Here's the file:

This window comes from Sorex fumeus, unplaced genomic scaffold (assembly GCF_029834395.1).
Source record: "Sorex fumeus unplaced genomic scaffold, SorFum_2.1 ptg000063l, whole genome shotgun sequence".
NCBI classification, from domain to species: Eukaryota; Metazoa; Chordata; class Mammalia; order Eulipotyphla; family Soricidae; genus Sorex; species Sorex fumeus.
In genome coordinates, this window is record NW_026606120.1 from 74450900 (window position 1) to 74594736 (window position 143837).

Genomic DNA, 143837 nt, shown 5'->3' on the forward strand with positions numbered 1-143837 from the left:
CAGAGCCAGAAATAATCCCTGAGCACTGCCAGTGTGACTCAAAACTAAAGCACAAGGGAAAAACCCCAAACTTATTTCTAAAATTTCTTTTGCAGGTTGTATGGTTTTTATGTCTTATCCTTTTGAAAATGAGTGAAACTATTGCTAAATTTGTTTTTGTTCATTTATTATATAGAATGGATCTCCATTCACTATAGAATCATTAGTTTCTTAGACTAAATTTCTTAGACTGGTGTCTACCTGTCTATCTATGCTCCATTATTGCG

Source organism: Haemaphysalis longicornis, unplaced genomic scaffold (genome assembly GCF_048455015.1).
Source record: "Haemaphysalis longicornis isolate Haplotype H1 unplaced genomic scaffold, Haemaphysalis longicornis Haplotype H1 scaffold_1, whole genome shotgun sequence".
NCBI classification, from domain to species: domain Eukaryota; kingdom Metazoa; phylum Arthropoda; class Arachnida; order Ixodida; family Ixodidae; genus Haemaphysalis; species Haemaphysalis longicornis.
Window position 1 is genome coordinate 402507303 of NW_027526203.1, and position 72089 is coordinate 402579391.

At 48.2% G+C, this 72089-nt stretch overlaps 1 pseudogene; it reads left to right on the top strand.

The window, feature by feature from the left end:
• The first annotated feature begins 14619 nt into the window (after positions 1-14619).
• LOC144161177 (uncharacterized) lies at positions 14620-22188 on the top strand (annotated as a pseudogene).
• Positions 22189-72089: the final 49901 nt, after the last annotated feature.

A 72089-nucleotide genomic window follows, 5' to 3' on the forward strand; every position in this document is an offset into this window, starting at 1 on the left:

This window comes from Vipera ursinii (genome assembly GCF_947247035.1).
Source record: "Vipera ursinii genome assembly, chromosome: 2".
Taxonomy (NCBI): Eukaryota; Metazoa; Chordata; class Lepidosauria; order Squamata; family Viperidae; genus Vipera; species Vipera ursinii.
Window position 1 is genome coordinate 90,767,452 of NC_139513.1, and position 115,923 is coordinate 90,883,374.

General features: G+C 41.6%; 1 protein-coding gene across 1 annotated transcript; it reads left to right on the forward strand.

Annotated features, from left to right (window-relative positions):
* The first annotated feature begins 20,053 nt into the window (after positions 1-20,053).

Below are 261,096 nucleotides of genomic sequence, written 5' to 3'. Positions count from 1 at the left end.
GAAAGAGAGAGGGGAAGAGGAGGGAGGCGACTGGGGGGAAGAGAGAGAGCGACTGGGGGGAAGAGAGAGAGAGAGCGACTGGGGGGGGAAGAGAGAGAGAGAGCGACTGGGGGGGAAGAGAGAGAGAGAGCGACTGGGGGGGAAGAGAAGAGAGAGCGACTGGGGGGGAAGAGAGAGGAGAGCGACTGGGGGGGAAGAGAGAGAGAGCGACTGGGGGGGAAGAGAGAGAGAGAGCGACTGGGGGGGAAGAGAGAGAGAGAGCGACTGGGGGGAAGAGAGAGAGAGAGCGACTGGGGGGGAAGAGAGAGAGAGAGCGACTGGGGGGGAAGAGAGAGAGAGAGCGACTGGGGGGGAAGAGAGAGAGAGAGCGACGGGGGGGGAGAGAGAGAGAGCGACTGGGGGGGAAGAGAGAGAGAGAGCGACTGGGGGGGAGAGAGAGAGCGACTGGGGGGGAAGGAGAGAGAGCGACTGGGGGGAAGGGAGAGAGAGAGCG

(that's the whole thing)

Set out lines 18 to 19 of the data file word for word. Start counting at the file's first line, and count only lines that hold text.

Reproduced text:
Source record: "Vipera ursinii genome assembly, chromosome: 2".
Taxonomy (NCBI): Eukaryota; Metazoa; Chordata; class Lepidosauria; order Squamata; family Viperidae; genus Vipera; species Vipera ursinii.